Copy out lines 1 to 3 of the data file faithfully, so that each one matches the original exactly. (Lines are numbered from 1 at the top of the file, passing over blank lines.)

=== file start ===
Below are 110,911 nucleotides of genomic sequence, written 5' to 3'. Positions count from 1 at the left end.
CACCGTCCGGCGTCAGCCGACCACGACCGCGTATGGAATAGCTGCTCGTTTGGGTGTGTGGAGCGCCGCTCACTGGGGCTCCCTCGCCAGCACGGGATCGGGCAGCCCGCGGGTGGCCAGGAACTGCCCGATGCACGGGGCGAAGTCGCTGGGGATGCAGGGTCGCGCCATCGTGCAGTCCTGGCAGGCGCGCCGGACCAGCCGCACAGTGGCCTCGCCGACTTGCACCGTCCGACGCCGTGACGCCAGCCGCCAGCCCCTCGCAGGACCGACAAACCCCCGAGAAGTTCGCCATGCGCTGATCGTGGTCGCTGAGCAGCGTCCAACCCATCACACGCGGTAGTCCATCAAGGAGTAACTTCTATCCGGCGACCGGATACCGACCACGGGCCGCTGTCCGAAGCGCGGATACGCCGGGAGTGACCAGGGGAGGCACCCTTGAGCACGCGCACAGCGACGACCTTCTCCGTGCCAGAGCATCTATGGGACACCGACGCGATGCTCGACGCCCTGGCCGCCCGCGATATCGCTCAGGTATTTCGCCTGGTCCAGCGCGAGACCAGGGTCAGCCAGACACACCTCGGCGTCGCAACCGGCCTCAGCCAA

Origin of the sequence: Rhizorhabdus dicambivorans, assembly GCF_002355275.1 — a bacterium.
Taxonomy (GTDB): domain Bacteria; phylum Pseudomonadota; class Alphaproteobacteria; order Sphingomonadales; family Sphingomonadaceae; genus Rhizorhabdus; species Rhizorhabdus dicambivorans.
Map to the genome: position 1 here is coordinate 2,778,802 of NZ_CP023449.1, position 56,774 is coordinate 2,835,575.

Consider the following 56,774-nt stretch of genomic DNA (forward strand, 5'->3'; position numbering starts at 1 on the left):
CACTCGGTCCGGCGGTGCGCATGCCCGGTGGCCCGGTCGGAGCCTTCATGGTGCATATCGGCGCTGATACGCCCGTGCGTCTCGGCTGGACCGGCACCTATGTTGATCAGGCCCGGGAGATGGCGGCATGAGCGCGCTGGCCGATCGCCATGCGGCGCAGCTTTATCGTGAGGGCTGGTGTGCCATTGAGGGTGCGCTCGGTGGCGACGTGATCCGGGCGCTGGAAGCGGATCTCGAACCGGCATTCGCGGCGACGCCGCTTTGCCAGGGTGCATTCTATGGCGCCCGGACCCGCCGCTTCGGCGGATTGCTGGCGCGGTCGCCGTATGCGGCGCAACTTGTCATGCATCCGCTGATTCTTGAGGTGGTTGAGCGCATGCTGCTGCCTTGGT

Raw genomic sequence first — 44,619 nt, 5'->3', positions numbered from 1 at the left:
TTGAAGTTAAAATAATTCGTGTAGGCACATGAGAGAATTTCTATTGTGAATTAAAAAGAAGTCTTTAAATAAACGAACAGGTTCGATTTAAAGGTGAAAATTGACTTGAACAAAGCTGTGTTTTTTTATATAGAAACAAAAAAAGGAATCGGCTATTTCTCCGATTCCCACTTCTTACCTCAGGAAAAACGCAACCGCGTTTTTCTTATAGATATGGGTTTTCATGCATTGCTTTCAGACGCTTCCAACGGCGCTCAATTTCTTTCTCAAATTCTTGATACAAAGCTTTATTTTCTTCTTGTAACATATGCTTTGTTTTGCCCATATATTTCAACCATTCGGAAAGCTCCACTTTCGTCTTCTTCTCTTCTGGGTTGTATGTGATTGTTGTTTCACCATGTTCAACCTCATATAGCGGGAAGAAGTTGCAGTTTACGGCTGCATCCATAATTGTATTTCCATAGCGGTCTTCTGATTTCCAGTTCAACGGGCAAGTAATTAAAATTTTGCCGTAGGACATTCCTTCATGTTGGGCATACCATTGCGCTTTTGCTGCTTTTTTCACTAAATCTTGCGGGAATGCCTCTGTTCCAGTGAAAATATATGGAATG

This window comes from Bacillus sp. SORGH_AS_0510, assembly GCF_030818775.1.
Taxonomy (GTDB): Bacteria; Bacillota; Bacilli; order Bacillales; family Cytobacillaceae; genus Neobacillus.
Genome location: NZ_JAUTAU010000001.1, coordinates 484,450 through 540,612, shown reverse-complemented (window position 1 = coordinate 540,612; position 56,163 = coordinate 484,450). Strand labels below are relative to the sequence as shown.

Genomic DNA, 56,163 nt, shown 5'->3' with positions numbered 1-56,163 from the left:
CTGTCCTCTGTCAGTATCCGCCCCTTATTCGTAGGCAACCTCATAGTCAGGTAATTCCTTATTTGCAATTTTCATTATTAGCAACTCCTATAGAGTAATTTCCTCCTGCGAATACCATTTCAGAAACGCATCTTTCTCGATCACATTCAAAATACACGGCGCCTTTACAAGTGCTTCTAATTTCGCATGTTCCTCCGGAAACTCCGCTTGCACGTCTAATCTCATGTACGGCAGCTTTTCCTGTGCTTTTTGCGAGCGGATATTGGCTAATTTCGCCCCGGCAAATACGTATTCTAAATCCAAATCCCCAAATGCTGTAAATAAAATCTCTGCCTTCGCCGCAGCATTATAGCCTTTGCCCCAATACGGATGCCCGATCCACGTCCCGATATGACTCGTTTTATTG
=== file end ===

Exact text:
Below are 110,911 nucleotides of genomic sequence, written 5' to 3'. Positions count from 1 at the left end.
CACCGTCCGGCGTCAGCCGACCACGACCGCGTATGGAATAGCTGCTCGTTTGGGTGTGTGGAGCGCCGCTCACTGGGGCTCCCTCGCCAGCACGGGATCGGGCAGCCCGCGGGTGGCCAGGAACTGCCCGATGCACGGGGCGAAGTCGCTGGGGATGCAGGGTCGCGCCATCGTGCAGTCCTGGCAGGCGCGCCGGACCAGCCGCACAGTGGCCTCGCCGACTTGCACCGTCCGACGCCGTGACGCCAGCCGCCAGCCCCTCGCAGGACCGACAAACCCCCGAGAAGTTCGCCATGCGCTGATCGTGGTCGCTGAGCAGCGTCCAACCCATCACACGCGGTAGTCCATCAAGGAGTAACTTCTATCCGGCGACCGGATACCGACCACGGGCCGCTGTCCGAAGCGCGGATACGCCGGGAGTGACCAGGGGAGGCACCCTTGAGCACGCGCACAGCGACGACCTTCTCCGTGCCAGAGCATCTATGGGACACCGACGCGATGCTCGACGCCCTGGCCGCCCGCGATATCGCTCAGGTATTTCGCCTGGTCCAGCGCGAGACCAGGGTCAGCCAGACACACCTCGGCGTCGCAACCGGCCTCAGCCAA

Origin of the sequence: Rhizorhabdus dicambivorans, assembly GCF_002355275.1 — a bacterium.